Nine Million Thirsty New Yorkers and Climate Change

Hudson River Keeper 

The River Keeper is an environmental watch dog group with a long history of cleaning up polluted areas of the estuary and keeping those who pollute accountable. Like many watchdog groups, River Keeper uses lawsuits to enforce rules regarding the estuary’s protection. They even deploy an actual keeper of the river, an amazing guy named John Lipscomb, who surveys the entire estuary in 21 day circuits looking out for potential contamination, cleaning up trash, and monitoring water quality with the help of citizen scientists. We sat down with several River Keeper employees, including the organization’s president Paul Gallay, to discuss how climate change is affecting the estuary.

Impacts: Nine Million Thirsty New Yorkers and Climate Change

In the late 1800’s and early 1900’s New York City was growing rapidly and its water supply couldn’t keep up with demand. Rather than restoring the polluted waters of the Hudson, City officials set their sights on the pristine snowmelt coming from the Catskill Mountains 125 miles north of the city. They dammed a few creeks, displaced and haphazardly compensated a few thousand people, built an elaborate system of pipes and aqueducts, and wound up with today’s system of 19 reservoirs within a 1,972 square mile watershed.

Because the water is collected close to the source in the mountains, it's generally very clean and doesn't need to be filtered. Today NYC has the largest unfiltered water system in the US, and the astronomical cost of building a filtration plant keeps the city highly motivated to maintain clean water at the source. The water system isn’t perfect, but it was working. Until now.

Sudden, intense downpours are becoming more frequent under climate change [1], and these intense rain events, like those that occurred during hurricanes Irene and Lee, scour the clay creek beds of the Catskill Mountains and render the water a cloudy (or turbid) mess. Normally water is filtered through natural means after a storm, but this turbid water gets sent right into the major reservoirs and out New York’s taps. In order to maintain water quality the turbid water is diverted away from the reservoirs, causing a host of other environmental problems. River Keeper and the EPA are convening a panel of experts to look into the issue's causes and solutions but one thing is clear: climate change impacts are testing aging infrastructure in new and dangerous ways.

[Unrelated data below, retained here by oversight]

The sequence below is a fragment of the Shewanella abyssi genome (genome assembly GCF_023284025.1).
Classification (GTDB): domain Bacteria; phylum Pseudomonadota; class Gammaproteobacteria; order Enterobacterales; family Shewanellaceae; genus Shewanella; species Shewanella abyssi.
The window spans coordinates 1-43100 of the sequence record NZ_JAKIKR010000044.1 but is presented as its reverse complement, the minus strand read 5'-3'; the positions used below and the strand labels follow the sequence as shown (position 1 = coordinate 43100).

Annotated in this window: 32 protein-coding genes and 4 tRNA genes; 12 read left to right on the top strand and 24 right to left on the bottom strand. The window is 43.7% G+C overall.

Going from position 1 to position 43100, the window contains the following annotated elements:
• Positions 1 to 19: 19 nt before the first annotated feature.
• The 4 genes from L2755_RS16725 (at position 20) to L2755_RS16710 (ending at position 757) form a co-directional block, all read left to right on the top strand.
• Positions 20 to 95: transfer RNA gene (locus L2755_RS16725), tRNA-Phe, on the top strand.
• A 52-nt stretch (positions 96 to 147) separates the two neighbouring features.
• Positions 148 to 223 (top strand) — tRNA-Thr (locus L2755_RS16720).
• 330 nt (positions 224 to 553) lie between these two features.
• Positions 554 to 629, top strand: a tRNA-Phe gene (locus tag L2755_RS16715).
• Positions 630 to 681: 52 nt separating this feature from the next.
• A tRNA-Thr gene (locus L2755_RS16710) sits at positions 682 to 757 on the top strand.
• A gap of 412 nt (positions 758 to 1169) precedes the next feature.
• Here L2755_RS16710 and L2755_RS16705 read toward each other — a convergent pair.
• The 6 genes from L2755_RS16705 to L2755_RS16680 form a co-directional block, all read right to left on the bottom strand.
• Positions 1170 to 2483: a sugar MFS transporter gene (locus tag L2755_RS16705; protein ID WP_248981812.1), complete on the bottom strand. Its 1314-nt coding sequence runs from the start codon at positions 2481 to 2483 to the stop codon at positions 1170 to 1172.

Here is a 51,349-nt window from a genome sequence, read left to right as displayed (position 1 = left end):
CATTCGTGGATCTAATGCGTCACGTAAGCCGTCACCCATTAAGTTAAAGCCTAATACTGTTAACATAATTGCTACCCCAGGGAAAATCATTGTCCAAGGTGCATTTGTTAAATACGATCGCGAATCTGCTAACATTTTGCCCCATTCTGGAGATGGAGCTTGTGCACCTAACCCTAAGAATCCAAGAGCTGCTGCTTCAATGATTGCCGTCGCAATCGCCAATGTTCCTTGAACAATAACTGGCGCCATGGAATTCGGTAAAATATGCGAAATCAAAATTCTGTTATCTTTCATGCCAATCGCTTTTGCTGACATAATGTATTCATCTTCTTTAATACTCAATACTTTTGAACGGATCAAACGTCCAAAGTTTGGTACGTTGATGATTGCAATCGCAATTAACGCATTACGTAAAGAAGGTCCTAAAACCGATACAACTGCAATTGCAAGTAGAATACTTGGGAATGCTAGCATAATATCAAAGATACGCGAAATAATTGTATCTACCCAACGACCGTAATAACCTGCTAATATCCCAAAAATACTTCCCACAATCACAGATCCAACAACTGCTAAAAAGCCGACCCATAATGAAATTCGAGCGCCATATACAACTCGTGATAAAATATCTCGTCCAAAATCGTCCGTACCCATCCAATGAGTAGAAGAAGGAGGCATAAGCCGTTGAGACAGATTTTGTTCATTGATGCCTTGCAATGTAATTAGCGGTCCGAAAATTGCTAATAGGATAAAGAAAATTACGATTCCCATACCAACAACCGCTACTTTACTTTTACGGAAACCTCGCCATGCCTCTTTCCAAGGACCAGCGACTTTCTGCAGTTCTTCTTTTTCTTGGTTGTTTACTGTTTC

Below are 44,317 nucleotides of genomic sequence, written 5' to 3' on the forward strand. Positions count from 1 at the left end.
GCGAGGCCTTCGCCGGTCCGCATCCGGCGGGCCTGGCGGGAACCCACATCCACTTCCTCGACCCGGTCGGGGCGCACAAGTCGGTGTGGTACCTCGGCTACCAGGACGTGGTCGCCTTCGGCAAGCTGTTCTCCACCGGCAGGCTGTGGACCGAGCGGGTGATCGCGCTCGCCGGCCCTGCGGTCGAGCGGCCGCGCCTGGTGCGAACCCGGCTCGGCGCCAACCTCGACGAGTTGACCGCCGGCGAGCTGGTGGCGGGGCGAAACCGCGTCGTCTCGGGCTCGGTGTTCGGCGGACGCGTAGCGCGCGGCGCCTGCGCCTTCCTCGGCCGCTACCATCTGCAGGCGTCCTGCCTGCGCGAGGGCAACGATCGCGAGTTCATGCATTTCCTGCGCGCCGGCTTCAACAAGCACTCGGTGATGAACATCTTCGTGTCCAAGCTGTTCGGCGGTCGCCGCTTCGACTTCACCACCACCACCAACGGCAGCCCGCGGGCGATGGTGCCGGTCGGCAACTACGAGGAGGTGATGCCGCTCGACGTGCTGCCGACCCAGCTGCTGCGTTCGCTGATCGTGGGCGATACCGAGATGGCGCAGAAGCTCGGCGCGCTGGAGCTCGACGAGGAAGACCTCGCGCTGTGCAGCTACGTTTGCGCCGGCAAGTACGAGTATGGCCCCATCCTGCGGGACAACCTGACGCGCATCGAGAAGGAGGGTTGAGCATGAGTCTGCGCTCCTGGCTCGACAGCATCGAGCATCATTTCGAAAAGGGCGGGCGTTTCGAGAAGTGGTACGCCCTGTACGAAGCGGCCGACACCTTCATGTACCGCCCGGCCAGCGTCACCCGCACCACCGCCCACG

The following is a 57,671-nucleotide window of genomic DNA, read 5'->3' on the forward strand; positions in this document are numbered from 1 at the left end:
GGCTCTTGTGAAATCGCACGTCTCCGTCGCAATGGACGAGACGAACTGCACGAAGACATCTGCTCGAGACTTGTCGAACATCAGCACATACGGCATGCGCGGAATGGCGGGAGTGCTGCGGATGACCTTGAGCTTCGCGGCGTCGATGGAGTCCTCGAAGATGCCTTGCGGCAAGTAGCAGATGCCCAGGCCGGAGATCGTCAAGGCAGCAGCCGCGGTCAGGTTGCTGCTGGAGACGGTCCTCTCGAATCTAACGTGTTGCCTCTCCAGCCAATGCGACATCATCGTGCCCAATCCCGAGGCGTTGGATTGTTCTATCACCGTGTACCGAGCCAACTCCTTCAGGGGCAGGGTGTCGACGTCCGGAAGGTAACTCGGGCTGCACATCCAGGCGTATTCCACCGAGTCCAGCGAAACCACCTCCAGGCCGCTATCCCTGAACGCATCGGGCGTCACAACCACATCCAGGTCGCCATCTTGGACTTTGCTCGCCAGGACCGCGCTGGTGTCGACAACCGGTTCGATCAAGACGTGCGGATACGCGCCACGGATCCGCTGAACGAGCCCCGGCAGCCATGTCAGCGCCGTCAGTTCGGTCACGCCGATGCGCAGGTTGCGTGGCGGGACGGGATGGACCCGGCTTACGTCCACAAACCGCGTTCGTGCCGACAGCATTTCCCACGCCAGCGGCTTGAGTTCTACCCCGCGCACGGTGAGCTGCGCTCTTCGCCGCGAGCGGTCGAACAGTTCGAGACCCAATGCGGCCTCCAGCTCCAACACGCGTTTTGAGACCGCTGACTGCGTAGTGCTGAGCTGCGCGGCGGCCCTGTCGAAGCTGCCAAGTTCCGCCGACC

Adaptations: Flood Buyouts in the Catskills

Hurricane Irene not only muddied the “champagne of water” that New Yorkers enjoy, it also wiped out three towns in the watershed, caused hundred of millions of dollars in damage, and claimed eight lives. Preventative measures enacted after Irene included flood buyouts in which a homeowner in a vulnerable flood plain is offered the value of their home in exchange for leaving the property. Home owners whose houses survived Irene were offered flood buyouts from FEMA, but many vulnerable properties either didn’t qualify or opted out. Then, pressured by residents and a coalition of watershed towns previously skeptical of buyouts, the city of Catskill set aside $15 million for it’s own flood buyout program.

This example is illustrative of two important points about climate change impacts. First, it often takes a dramatic and expensive weather event to change public perceptions. Hurricane Irene showed residents and officials that climate change was real and its impacts dangerous and expensive. Before climate change became an issue, cities were usually aware of the possibility of a 100 year flood but planning was often minimal since the events are rare and the economic risks low. Catskill’s buyout program shows an understanding that intense storms are increasing in frequency and that they demand an urgent readiness in a way a 100 year flood doesn’t. These communities saw the threat as serious enough to take the painful and controversial step of encouraging some residents to leave their homes in the hope of both saving lives and saving the community millions of dollars once the next storm hits.

Secondly, changing perceptions about climate change can make environmental policy more egalitarian. During our talk with Paul Gallay we learned that some funding that was initially earmarked for land acquisition in watershed towns was instead allocated to flood buyouts after Irene. Land acquisition, when residents encourage cities to buy up land to prevent development, was already taking place to buffer reservoirs in the Catskill watershed. However the practice of land acquisition has a legacy of preserving land that is especially scenic (like higher elevation ridges) and often surrounds property owned by wealthier individuals. In the case of Irene the damage was so severe and the future threat so obvious that prior goals of the land acquisition funds were set aside in order to aid the often less affluent residents of low elevation flood plains. This shift could help these communities better cope with the economic struggles that climate change impacts can create.

1. Karl, T. R., and R. W. Knight, 1998: Secular trends of precipitation amount, frequency, and intensity in the United States. Bull. Amer. Meteor. Soc., 79, 231–241, doi:10.1175/1520-0477(1998)079,0231:STOPAF.2.0.CO;2